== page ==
Getting Trippy VFX for Looper
"To make those individual shots into parts of the same shockwave we had to develop some concepts that would be carried over from shot to shot," Klaus adds. "The main body of the shockwave would consist of an atmospheric dust fluid simulation driven by controllable geometric helper objects. On the inside and surrounding the shockwave large numbers of debris would be carried along by the shockwave; debris that would be able to both shoot forward with the shockwave and upward to explain why the actors also got lifted into the air by the passing shockwave.
"When the shockwave finally hits the van, the action is experienced from inside a storm of debris raining sideways against the van. We had to find exactly the right amount and speed of flying elements to keep it from turning into one big mush hitting the van and also to keep enough elements so that the amount hitting the van could actually believably push it over. Effectively the amount of particles used was so high that we needed to split it into several particle simulations to prevent excessive simulation and caching times."
The integration of the flying debris elements into the plates took them a while to figure out. Usually CG effects need to connect with what is visible in the plate at one point. "In this case, we had many shots where our effects did not interact directly with the plate, which made it more difficult to get the feeling of full integration," Klaus explains. "The solution was to actually try and push the effects more into the plate and not making them stand out."
Meanwhile, Atomic Fiction, which completed nearly 100 shots of cities (including Shanghai) and vehicles, offers a lower-cost business model utilizing cloud computing and other measures. Atomic has been working with a company called ZYNC to utilize Amazon's EC2 cloud services. By moving rendering to the cloud instead of owning the computers, they treat rendering like a utility and only pay for what they use. This means that rendering can literally be scaled from as many cores as you need for a particular job, back down to the Macs on the artists' desks between gigs.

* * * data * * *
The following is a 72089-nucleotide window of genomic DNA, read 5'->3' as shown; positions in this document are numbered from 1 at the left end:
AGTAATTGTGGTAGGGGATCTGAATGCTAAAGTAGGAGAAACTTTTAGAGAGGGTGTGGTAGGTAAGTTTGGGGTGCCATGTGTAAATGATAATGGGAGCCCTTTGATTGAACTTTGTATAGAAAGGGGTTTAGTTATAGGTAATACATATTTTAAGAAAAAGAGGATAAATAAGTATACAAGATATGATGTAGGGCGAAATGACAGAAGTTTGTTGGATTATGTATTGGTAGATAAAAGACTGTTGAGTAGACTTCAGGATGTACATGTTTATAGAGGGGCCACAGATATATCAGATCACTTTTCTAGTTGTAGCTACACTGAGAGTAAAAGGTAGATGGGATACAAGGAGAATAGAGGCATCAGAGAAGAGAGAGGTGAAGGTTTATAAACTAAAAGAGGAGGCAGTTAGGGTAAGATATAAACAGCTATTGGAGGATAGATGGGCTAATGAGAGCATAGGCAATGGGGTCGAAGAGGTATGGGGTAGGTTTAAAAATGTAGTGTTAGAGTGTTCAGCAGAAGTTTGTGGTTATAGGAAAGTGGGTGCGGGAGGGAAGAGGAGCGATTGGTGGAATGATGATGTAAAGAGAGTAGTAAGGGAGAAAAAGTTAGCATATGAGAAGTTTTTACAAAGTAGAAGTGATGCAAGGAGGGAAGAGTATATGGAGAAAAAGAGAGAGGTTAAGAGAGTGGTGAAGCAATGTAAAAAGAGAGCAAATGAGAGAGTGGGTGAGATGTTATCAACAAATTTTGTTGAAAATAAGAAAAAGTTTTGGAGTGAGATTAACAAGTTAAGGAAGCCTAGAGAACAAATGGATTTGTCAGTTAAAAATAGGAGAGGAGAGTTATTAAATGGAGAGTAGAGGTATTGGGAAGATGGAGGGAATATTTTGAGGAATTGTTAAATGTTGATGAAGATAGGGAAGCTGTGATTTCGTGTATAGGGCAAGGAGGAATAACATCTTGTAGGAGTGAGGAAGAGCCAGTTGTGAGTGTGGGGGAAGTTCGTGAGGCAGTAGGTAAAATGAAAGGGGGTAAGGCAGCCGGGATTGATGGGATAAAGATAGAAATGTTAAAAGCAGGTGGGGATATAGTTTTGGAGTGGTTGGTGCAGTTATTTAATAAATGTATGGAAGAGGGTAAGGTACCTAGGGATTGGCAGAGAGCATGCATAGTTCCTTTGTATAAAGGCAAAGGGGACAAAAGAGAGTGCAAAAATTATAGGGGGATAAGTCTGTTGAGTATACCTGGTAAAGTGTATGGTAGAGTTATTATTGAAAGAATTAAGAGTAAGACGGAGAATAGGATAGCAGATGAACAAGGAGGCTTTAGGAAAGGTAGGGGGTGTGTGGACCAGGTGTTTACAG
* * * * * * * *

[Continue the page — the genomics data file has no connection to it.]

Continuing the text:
"We established some new ground rules for the look of things," offers Atomic co-owner and VFX supervisor Ryan Tudhope. "This included finding common elements such as graffiti, shelters/tents, antennas, and camp fires to tie our shots together and, more importantly, give Looper's cityscapes their own signature feel.”
"Rian chose to shoot the film on anamorphic 35mm, which was (mostly) a blessing. The plates are beautiful and grungy, with blue anamorphic lens stripes, lens distortion, and heavy chromatic aberration around the edges of the frame. The downside, of course, is that all these lens artifacts made the work more complicated. For example, the lenses produce an extreme warping and 'scaling' at the edge of frame during focus pulls, while the center of the image remains unaffected. In the end, we tackled each challenge by building custom scripts (in Nuke) that would re-create these artifacts on our CG elements or matte paintings and could be rolled out to the entire team."
Bill Desowitz is former senior editor of AWN and VFXWorld, the owner of Immersed in Movies (www.billdesowitz.com), a columnist for Thompson on Hollywood at Indiewire and author of James Bond Unmasked (www.jamesbondunmasked.com), which chronicles the 50-year evolution of 007 on screen, featuring interviews with all six actors.